The power of animal models

Bill Snyder
Published: August, 2008

The skeleton of a 9-day-old zebrafish embryo glows with calcein, a green fluorescent dye. The bone-staining dye, which the embryo ingested, also was taken up by the eye and intestines.
Image courtesy of Charles Hong, M.D., Ph.D., Vanderbilt University
The march of biomedical science during the past century owes much to a handful of humble creatures, notably the fruit fly, the frog, the worm, the mouse – and recently the zebrafish.

The common fruit fly, Drosophila melanogaster, is one of the most-studied organisms on earth, largely because it matures from fertilized egg to adult in a matter of days and is easy to grow and manipulate.

Studies of Drosophila and other cold-blooded organisms, including the African clawed frog, Xenopus laevis, and the microscopic roundworm, Caenorhabditis elegans (C. elegans), have revealed much about the mechanics of inheritance and development, while the mouse is the most widely used mammalian organism to model many aspects of human disease.

In 1983, in one of the biggest breakthroughs in developmental biology, scientists working independently at the University of Basel and at Indiana University discovered the “homeobox,” a stretch of DNA shared by regulatory-switch “Hox” genes in Drosophila that control development of the body segments.

The most surprising discovery about Hox genes is evolutionary. All animals have Hox genes, and nearly all animals use them to determine which appendage should go where along the axis that runs from head to tail. Given that the major animal groups were in place at the start of the Cambrian period, Hox genes must be at least half a billion years old, lending support to Charles Darwin’s idea that we all evolved from a common ancestor.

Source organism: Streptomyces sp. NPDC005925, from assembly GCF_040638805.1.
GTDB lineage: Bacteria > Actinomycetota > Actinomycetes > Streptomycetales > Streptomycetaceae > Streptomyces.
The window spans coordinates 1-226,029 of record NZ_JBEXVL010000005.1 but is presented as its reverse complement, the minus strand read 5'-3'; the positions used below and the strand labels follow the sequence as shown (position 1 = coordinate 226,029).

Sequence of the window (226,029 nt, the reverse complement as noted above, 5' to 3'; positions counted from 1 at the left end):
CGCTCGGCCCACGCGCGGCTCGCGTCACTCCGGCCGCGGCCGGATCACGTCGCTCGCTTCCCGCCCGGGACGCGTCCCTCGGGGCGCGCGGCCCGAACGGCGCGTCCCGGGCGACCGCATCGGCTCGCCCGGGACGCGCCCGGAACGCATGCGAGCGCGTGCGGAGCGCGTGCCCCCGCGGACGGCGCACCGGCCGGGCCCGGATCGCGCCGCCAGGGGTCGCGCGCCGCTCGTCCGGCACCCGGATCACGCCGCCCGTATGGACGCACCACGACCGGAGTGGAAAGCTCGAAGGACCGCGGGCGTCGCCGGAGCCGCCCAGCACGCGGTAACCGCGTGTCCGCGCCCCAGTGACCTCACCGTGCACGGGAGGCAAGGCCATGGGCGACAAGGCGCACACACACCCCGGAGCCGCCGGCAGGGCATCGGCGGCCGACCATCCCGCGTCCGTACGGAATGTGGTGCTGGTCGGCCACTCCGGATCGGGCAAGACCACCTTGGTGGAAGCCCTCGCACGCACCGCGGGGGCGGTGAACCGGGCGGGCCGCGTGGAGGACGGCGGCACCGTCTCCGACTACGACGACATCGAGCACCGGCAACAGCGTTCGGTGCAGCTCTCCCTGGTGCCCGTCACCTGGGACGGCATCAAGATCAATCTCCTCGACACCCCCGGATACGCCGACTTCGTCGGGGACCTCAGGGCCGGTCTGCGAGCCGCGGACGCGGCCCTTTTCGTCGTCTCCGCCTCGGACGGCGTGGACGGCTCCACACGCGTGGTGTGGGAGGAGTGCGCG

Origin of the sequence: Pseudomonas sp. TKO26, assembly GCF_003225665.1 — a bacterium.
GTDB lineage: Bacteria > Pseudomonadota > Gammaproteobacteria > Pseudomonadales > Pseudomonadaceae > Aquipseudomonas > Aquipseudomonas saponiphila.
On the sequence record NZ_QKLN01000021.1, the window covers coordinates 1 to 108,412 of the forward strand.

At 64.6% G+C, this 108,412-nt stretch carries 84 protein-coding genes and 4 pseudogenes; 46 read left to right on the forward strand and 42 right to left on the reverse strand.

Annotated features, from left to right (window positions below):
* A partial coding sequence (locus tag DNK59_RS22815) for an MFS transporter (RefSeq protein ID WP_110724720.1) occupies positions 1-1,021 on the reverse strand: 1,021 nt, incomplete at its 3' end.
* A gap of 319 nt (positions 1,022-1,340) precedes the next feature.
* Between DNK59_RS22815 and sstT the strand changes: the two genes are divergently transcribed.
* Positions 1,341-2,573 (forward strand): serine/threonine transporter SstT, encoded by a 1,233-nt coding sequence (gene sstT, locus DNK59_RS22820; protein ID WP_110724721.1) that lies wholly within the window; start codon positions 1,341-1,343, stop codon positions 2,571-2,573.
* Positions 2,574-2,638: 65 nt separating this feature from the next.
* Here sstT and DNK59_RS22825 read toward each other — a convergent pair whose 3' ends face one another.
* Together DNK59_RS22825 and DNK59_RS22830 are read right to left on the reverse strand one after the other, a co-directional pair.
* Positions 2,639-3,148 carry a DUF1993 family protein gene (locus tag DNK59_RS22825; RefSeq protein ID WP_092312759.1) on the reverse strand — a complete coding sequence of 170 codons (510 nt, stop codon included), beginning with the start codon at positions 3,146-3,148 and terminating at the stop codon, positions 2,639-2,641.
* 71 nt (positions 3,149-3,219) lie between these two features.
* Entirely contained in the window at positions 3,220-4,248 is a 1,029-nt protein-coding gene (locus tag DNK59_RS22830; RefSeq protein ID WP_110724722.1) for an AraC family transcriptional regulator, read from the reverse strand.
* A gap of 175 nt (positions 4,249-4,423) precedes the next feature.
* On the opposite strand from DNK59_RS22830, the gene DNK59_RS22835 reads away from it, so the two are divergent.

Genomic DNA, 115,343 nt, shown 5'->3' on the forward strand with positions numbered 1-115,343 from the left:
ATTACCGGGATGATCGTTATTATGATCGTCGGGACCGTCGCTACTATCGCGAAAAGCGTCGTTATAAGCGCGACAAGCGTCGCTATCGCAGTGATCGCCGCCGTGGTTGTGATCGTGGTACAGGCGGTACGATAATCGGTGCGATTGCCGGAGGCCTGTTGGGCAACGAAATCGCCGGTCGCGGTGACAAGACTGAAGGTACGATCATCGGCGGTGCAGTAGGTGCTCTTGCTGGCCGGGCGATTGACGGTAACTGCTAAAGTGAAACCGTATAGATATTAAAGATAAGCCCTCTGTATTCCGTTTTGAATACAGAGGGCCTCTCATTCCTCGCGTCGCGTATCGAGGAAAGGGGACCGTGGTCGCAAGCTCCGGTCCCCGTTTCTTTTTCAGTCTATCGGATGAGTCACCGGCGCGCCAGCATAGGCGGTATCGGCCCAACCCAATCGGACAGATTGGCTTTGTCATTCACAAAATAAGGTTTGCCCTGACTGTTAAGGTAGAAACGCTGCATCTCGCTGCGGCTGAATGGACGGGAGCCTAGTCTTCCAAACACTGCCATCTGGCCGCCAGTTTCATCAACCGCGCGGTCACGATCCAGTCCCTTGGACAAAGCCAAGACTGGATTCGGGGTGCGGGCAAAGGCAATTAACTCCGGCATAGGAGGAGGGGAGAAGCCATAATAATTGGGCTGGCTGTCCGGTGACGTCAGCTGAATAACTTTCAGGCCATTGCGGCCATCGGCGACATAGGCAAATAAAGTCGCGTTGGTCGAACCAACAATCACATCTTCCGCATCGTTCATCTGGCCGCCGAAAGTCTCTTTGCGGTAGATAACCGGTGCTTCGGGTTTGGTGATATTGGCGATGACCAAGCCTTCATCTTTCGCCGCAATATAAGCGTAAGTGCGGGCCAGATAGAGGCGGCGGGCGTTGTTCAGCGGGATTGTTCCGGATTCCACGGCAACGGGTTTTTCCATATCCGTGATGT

For example, a fruit fly gene called eyeless, which is critical for proper eye formation, is almost identical to a human gene that, when mutated, can result in an eyeless baby. Defects in the hedgehog gene signaling pathway, named for the short and prickly “hedgehog-like” fly embryos they generate, also have been linked to several types of cancer in humans.

The difference between us and flies is all in the regulation – more akin to writing new software than to building a whole new computer, or like editing an instruction manual instead of starting over with new instructions.

One of today’s up-and-coming animal models is the tiny zebrafish, Danio rerio. Its embryo is transparent and develops rapidly: within 24 hours of fertilization, it has a beating heart.

Lilianna Solnica-Krezel, Ph.D., and her colleagues at Vanderbilt University have helped establish the importance of prostaglandin and bone morphogenetic protein (BMP) signaling pathways in zebrafish development.

Prostaglandins are fat-derived compounds that in humans have been linked to pain, inflammation and cancer. BMPs induce formation of bone and cartilage, but disruption of BMP signaling also can affect development of the body plan.

While mice and rats remain important in early drug development and testing, scientists have begun to use zebrafish embryos in screens for new compounds with drug-like activity.

In a recent “chemical genetics” study, Charles Hong, M.D., Ph.D., and his colleagues at Harvard Medical School exposed developing zebrafish to thousands of chemicals to see which might disrupt the dorsoventral (back-to-front) body pattern.

One compound, which they called “dorsomorphin,” turned out to be the first selective inhibitor of BMP signaling to be discovered.

In mice, inhibiting BMP signaling increases iron levels in the blood, suggesting that dorsomorphin might be useful in treating forms of anemia.

“This work demonstrates the power of chemical genetics,” says Hong, currently a Vanderbilt faculty member in Cardiovascular Medicine. .

 

Gary Kuhlmann, a freelance science writer based in Elgin, S.C., contributed to this story.

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